RABAT (Reuters) - Moroccan government said on Thursday it will maintain its “clearing operations” against smuggling and crime at a Western Sahara border area despite warnings from the Polisario Front that it was a violation of their 1991 ceasefire deal.
Polisario, which declared an independent republic in the disputed desert land in the 1970s and fought a guerrilla war with Morocco, accuses Rabat of breaking the terms of the ceasefire by building a road in the U.N. buffer zone. Morocco claims sovereignty of the region.
U.N. peace-keeping observers (Minurso) deployed this week to monitor a standoff between Moroccan forces and Western Sahara Polisario troops in the buffer zone in the Guerguerat region, near the Mauritanian border.
The buffer zone is in an area between the Moroccan-built berm - a mostly sand wall that stretches through Western Sahara, separating government-controlled areas from Polisario territory - and the Mauritanian and Algerian borders.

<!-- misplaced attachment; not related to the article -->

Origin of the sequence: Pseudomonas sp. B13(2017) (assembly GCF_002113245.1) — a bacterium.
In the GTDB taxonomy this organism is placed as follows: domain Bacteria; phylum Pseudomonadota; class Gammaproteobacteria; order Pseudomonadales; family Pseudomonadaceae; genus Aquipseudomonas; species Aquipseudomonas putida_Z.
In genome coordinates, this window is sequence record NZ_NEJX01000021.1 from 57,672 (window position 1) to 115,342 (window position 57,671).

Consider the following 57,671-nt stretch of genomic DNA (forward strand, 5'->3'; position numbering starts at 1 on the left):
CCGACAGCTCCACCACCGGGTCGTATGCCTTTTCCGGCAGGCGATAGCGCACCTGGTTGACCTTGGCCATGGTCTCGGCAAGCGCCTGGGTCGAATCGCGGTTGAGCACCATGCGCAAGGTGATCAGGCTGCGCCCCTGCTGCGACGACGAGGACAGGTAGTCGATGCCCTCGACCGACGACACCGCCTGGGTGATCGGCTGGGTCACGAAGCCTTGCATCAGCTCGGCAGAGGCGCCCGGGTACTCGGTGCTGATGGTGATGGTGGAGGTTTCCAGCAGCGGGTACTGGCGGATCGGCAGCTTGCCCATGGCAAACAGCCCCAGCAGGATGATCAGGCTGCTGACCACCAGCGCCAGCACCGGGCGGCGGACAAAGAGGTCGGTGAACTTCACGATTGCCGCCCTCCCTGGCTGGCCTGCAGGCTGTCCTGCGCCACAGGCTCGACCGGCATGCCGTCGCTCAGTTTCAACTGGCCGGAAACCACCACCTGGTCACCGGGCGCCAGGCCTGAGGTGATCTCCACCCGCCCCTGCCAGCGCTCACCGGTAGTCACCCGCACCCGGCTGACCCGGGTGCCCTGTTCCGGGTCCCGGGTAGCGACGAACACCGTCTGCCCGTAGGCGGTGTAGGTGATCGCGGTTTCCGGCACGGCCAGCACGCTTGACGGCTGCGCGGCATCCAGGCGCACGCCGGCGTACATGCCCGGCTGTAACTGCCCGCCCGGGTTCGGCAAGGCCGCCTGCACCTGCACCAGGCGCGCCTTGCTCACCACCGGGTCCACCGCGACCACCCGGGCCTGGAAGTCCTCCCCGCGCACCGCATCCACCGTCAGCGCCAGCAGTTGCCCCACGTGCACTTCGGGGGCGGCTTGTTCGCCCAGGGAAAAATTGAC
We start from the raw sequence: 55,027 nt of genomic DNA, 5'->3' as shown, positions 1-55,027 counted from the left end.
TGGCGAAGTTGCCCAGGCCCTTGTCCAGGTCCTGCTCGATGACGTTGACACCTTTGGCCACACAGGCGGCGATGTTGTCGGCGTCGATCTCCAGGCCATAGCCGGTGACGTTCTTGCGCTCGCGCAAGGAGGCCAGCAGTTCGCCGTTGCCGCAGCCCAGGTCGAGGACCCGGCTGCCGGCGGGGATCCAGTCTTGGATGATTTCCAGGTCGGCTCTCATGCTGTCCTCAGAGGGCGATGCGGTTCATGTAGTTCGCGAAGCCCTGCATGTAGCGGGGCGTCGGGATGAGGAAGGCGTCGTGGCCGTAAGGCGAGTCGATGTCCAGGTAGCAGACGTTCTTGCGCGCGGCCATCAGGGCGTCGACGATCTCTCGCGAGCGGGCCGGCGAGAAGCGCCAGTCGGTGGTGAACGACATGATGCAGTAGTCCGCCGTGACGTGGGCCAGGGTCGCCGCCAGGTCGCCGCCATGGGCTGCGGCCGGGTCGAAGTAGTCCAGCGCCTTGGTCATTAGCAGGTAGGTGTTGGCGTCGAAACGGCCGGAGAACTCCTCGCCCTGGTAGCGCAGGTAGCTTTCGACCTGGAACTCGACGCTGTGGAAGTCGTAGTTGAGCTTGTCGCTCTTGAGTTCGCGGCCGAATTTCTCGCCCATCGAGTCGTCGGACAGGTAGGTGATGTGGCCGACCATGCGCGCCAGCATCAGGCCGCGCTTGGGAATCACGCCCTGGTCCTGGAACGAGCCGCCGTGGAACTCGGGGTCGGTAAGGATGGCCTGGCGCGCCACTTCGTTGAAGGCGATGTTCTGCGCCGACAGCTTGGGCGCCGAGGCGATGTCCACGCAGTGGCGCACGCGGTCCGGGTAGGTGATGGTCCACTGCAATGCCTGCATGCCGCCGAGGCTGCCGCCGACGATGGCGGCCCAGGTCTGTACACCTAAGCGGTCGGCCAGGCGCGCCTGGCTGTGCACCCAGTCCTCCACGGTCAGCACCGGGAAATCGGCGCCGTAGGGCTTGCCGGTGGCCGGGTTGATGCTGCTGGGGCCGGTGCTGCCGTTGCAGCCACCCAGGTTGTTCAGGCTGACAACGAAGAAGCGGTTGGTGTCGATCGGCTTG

The government said the interior ministry operation in Guerguerat would continue according to its schedule and in coordination with the Minurso, according to a statement issued after the weekly cabinet meeting.
“The operation has been conducted in respect of the ceasefire agreement,” it said.
It did not give further details and did not say if it will keep laying a road.
U.N. observers have been mediating to ease tensions between Moroccan Royal Gendarmerie and a unit of Polisario fighters both in a narrow patch of no-man’s land in the far south.
Morocco’s government says the road will make it easier to fight smuggling, human and drug-traficking and terrorism, while the Polisario says any Moroccan move beyond the sand wall is a violation of the ceasefire.
The dispute over Western Sahara, which is rich in phosphate, has been in diplomatic deadlock for more than two decades since the U.N.-sponsored ceasefire came into force on the understanding a referendum would be held on self-determination.
But the two sides never agreed on the terms of the referendum. Morocco’s king has put forward an autonomy plan instead and invested heavily in the region in an attempt to calm independence claims.
Reporting by Aziz El Yaakoubi; Editing by Patrick Markey and Richard Balmforth